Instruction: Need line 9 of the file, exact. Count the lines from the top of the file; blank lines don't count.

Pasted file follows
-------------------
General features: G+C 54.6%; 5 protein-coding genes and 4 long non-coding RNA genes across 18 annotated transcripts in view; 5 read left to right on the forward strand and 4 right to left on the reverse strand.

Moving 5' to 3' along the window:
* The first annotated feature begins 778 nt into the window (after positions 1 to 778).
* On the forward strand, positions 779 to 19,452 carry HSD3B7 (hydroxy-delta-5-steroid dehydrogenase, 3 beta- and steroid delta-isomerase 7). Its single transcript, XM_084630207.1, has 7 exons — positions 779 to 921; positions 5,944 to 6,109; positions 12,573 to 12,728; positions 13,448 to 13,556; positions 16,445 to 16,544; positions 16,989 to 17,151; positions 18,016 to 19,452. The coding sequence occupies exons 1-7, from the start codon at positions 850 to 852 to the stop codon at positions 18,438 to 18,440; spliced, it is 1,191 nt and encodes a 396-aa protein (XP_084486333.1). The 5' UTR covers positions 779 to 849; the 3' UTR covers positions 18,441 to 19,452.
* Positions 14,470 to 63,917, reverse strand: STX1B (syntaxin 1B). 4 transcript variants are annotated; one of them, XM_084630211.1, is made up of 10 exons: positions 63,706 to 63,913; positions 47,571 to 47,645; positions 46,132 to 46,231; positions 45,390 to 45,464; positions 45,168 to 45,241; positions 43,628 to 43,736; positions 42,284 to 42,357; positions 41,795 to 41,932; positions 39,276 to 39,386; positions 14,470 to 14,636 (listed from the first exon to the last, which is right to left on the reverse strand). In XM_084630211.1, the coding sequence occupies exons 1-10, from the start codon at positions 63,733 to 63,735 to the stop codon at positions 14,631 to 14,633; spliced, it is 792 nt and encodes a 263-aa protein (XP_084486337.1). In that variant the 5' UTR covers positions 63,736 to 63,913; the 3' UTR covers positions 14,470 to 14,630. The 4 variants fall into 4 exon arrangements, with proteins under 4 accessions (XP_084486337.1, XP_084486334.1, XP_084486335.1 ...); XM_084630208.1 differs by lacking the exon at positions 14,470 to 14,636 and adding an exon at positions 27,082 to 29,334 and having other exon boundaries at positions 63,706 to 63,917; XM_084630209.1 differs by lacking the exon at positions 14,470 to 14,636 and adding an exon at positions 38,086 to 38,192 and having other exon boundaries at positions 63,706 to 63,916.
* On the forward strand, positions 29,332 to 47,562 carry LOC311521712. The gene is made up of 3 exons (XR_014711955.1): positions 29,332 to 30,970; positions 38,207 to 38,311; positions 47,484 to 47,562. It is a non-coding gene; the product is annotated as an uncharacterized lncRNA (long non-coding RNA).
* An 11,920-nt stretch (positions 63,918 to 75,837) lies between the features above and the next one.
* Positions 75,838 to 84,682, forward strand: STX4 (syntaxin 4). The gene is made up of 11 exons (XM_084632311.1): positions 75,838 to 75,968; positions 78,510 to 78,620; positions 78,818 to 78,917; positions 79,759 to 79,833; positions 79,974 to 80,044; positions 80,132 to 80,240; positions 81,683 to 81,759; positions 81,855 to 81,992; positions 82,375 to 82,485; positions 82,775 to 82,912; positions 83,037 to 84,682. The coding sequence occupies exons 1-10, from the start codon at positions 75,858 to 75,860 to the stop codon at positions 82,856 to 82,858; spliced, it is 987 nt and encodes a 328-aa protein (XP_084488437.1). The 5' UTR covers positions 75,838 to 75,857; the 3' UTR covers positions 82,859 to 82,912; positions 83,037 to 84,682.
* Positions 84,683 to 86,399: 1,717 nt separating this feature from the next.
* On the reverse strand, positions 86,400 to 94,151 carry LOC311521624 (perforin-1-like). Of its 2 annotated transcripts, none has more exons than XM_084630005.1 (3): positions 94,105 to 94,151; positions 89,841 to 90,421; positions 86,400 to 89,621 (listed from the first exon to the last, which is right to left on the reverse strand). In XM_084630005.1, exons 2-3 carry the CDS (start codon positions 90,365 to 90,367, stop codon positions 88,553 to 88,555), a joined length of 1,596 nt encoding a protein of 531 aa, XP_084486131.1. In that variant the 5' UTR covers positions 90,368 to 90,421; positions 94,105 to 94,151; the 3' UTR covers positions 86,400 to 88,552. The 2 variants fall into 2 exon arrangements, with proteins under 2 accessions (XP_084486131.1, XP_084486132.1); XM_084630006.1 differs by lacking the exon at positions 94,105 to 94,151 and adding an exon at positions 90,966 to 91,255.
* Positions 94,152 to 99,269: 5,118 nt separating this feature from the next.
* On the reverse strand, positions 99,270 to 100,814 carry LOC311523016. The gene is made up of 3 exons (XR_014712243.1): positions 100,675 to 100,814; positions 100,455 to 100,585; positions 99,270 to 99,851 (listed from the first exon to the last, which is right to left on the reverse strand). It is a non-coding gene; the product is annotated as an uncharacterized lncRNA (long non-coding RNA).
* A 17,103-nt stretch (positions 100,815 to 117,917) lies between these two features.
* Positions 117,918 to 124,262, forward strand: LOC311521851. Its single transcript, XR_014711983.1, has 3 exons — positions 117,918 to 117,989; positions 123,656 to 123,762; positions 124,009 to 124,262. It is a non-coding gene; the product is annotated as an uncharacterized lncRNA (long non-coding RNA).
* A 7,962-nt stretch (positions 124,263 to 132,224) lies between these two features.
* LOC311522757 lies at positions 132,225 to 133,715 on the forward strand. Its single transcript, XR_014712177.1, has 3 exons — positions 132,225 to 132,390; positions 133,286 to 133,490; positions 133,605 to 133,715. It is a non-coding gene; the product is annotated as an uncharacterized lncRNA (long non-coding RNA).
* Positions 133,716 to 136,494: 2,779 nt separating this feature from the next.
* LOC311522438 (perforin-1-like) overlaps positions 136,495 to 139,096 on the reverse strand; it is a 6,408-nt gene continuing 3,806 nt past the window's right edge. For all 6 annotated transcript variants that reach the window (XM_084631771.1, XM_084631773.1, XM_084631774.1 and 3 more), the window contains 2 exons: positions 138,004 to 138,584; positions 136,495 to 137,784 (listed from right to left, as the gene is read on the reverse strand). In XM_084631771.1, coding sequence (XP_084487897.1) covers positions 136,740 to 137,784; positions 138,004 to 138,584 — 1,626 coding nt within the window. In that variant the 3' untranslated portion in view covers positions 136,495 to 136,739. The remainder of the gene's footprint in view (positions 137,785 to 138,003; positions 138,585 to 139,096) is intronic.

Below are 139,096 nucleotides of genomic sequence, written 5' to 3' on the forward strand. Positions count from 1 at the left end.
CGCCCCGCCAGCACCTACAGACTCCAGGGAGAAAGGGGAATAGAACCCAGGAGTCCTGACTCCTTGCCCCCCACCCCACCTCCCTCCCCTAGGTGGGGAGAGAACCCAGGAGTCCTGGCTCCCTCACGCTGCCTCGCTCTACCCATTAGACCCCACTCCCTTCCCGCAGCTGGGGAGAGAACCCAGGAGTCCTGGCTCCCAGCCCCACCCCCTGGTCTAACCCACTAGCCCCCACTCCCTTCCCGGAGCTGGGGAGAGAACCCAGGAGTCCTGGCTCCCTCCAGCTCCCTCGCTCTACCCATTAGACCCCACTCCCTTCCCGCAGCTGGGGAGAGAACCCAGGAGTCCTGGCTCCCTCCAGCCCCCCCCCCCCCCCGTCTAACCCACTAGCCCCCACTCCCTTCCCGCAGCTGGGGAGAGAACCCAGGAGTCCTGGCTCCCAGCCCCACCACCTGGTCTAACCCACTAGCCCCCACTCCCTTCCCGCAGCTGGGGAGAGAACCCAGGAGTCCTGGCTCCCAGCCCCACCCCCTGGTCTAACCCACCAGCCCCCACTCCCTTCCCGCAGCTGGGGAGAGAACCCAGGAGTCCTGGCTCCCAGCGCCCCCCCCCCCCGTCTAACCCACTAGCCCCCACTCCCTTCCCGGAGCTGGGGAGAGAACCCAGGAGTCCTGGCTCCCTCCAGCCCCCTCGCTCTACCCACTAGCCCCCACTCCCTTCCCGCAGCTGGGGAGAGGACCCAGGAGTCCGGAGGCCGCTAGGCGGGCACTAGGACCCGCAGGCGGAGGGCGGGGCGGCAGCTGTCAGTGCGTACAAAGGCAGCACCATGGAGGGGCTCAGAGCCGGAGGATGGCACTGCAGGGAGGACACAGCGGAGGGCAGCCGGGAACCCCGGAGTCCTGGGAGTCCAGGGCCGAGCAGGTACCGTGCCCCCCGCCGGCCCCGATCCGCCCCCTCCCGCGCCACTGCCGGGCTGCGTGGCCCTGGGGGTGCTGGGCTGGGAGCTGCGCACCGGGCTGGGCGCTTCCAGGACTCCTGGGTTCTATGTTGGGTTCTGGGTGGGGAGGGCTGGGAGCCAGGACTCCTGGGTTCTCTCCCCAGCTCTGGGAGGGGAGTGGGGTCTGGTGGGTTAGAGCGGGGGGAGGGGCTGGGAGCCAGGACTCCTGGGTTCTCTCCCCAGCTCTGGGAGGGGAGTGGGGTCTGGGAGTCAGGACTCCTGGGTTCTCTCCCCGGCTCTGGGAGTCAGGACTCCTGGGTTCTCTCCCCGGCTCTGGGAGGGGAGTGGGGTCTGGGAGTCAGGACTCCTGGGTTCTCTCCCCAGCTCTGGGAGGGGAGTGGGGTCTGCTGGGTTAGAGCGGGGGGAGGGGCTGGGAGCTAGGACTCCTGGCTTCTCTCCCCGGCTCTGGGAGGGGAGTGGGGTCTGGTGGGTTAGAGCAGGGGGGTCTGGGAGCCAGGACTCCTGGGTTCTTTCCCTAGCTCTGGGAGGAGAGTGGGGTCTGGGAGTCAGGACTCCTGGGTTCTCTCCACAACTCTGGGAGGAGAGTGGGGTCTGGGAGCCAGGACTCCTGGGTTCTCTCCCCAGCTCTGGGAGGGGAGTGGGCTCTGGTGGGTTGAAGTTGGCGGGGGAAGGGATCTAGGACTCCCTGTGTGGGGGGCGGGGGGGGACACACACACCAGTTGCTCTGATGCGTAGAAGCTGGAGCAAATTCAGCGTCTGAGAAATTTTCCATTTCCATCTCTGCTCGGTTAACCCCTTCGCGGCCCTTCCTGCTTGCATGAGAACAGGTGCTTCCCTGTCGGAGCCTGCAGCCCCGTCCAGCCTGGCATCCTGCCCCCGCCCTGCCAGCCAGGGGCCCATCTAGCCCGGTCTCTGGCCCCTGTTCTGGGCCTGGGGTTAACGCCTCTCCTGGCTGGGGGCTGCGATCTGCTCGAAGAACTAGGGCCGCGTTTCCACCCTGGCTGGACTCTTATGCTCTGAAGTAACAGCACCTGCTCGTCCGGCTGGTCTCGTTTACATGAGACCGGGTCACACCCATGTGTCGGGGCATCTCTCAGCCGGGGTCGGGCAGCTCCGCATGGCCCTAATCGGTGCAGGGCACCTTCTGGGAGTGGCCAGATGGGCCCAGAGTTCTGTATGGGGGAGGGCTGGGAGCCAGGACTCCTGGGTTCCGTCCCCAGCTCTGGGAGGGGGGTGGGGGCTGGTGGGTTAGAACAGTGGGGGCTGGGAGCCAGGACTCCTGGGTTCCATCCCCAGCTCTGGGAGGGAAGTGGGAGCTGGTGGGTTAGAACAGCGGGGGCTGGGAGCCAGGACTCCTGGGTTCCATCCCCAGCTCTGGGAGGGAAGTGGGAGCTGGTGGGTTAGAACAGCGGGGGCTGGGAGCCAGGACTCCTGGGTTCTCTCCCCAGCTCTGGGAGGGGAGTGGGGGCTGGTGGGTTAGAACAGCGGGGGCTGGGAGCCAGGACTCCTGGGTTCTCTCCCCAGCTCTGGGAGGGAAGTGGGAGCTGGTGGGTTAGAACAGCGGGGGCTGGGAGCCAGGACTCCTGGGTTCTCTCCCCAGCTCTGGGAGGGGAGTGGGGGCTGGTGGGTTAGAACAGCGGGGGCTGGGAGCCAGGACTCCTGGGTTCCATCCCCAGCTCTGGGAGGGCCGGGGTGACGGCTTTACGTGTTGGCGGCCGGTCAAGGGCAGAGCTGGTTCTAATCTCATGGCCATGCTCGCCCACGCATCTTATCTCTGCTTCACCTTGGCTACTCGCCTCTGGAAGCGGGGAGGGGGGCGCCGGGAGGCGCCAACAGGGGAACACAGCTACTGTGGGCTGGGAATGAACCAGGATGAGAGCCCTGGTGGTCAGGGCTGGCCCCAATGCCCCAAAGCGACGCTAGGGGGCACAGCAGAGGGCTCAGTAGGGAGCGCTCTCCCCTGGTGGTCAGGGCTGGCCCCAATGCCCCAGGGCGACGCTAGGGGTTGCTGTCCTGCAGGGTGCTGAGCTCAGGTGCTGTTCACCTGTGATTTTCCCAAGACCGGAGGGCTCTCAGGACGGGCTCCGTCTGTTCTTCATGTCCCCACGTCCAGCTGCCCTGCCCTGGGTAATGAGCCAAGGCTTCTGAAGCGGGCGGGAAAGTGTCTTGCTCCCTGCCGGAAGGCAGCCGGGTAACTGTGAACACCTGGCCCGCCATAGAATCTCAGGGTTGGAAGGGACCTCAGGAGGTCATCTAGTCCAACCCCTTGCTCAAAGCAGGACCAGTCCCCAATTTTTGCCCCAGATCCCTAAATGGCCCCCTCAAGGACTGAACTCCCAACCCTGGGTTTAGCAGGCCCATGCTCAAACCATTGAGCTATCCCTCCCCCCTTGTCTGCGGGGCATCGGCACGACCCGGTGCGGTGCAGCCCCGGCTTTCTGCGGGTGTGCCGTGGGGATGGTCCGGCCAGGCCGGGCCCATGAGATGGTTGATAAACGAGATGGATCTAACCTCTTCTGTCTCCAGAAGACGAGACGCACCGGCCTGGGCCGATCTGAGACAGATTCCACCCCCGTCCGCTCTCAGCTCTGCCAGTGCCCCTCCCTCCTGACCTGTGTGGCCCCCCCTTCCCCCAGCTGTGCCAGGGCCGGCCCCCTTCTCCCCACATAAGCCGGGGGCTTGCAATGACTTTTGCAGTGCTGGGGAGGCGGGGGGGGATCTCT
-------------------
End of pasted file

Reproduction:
* Positions 84,683 to 86,399: 1,717 nt separating this feature from the next.